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Emotion Focused Therapy (EFT)

Emotion-focused therapy (EFT) is a therapeutic approach that aims to help clients to become aware of, viscerally experience, accept, express, utilize, regulate, and transform emotion. It argues that other forms of psychotherapy have overemphasized conscious understanding and have underemphasized the roles of emotional change. It is informed by humanistic therapy, and by emotion and cognition theory, affective neuroscience, and dynamic and family systems theory (Greenberg, 2017). Read more
Emotion Focused Therapy (EFT)
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A Guide To Emotions (Psychology Tools For Living Well)

Cognitive behavioral therapy can help your clients to live happier and more fulfilling lives. Psychology Tools for Living Well is a self-help course ...

Books & Chapters

Drawing Your Feelings (CYP)

Enhancing a child’s vocabulary for their feelings is one way of helping them to understand and learn to manage their internal world. The Drawing You ...



Many people find it hard to label their emotional states or reactions. This information handout provides a list of emotions, categorizing them as basi ...

Information handouts

Emotions Motivate Actions

Many clients find it helpful to recognize the range of actions that are motivated by different emotional states. This worksheet encourages clients to ...

Information handouts

How Does Emotion Affect Your Life?

By encouraging your clients to reflect upon the role of emotions in their life you can help them to discuss current difficulties. ...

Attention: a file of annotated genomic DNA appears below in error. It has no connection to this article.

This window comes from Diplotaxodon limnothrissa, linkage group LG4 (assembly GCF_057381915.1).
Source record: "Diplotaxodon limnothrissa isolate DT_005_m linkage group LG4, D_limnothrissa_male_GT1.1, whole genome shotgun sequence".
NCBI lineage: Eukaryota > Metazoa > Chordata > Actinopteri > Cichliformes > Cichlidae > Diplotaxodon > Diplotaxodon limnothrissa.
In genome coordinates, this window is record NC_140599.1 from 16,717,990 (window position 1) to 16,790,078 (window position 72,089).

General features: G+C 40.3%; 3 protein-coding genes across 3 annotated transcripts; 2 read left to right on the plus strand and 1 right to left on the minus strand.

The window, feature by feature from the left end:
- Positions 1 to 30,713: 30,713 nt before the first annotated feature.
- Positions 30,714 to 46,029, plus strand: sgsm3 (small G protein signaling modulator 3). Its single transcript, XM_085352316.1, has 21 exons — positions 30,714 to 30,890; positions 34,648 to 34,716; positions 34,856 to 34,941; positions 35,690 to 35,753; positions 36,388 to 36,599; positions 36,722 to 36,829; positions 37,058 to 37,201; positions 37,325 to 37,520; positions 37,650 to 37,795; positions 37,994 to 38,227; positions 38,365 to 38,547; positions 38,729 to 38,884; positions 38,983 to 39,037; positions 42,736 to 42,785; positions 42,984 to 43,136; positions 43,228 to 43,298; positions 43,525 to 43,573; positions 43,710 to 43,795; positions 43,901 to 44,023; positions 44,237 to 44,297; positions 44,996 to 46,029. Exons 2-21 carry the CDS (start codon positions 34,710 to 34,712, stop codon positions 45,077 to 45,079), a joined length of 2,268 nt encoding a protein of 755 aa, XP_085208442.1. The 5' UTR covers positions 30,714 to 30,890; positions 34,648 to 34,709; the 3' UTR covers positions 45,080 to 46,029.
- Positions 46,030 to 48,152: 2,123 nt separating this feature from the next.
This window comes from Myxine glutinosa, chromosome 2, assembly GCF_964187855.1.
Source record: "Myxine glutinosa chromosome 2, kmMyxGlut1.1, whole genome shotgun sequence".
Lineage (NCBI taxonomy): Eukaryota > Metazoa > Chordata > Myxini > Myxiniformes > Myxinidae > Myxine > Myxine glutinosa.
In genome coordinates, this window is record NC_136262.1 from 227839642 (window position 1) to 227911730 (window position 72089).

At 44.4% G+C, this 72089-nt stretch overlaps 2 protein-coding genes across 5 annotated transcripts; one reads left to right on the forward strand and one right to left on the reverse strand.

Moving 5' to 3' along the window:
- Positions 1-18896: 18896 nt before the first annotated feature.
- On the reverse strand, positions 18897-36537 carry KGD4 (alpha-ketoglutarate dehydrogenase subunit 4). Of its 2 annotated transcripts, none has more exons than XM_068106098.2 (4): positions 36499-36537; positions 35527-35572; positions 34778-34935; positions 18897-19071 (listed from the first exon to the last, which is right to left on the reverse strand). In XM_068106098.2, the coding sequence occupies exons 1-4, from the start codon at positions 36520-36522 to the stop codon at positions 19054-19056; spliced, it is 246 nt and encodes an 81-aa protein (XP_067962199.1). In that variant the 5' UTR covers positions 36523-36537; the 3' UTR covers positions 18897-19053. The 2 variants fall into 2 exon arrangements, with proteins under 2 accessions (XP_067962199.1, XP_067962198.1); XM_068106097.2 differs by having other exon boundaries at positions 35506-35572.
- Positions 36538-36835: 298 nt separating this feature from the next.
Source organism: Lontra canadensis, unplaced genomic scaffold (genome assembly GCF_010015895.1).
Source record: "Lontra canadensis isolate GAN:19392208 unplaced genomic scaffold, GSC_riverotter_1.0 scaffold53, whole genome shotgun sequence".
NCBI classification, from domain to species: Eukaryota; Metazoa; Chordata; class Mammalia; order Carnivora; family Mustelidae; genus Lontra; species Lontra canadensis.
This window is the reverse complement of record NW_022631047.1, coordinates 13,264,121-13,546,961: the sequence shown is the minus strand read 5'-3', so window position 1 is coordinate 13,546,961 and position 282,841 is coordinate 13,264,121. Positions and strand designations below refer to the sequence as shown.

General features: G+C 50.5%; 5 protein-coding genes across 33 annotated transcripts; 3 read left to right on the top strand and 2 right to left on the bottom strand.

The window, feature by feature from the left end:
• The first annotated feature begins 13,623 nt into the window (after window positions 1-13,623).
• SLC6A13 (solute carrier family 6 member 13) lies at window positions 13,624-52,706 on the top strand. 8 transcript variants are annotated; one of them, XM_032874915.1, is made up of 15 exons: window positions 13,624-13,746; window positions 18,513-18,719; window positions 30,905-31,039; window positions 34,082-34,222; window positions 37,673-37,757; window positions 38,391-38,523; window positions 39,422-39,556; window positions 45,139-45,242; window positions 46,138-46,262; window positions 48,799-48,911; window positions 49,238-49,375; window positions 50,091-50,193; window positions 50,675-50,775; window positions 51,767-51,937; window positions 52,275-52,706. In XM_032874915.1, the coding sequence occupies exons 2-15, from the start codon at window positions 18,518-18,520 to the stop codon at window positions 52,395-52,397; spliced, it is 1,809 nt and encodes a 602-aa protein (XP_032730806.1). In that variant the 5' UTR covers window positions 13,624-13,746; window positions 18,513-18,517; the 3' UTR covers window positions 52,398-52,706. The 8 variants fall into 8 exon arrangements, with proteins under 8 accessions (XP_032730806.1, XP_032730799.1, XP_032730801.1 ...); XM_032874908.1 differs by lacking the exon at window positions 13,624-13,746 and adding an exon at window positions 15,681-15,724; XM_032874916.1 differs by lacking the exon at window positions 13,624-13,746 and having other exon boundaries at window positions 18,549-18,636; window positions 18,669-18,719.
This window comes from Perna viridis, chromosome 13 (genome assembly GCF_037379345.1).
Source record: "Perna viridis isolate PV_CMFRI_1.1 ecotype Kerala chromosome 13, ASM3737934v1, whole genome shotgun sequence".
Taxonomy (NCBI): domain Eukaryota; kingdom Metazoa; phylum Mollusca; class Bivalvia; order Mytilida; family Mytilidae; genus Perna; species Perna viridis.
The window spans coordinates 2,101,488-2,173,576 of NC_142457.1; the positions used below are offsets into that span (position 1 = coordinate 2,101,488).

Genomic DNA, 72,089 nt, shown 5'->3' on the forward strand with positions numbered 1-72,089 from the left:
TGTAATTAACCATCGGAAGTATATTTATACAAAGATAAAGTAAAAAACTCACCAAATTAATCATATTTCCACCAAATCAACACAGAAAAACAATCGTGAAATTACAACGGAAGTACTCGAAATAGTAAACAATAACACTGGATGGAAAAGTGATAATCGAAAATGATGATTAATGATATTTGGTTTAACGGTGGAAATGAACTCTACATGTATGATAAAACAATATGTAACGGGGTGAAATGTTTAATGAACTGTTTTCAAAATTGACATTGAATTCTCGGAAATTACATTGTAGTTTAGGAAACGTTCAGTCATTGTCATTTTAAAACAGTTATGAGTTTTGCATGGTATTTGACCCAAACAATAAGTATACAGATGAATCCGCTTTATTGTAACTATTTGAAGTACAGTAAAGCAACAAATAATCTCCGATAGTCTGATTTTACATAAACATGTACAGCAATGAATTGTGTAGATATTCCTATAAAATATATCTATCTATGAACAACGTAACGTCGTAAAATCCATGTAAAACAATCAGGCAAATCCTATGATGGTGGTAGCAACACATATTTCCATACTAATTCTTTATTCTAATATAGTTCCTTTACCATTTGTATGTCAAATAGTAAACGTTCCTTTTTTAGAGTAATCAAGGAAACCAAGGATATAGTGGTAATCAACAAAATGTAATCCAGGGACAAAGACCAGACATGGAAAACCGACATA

Recommended Reading

  • Greenberg, L. S. (2004). Emotion–focused therapy. Clinical Psychology & Psychotherapy, 11(1), 3-16  download archived copy
  • Greenberg, L. S. (2010). Emotion-focused therapy: A clinical synthesis. Focus, 8(1), 32-42 download archived copy
  • Timulak, L., & Pascual‐Leone, A. (2015). New Developments for Case Conceptualization in Emotion‐Focused Therapy. Clinical psychology & psychotherapy, 22(6), 619-636 download archived copy

What Is Emotion Focused Therapy?

Assumptions of EFT

  • emotion is an innately adaptive system that has evolved to help people to survive;
  • EFT proposes that ‘I feel therefore I am’ and that feeling precedes thought;
  • people possess an innate tendency toward maintenance, growth, and mastery;
  • emotions motivate behavior and influence thought, but can become problematic due to past traumas, skill deficits, or emotional avoidance;
  • emotional change is necessary for cognitive and behavioral change;
  • conceptual and experiential knowledge are different—‘people are wiser than their intellects alone.’


  • Greenberg, L. S. (2017). Emotion-focused therapy. Washington, DC: American Psychological Association.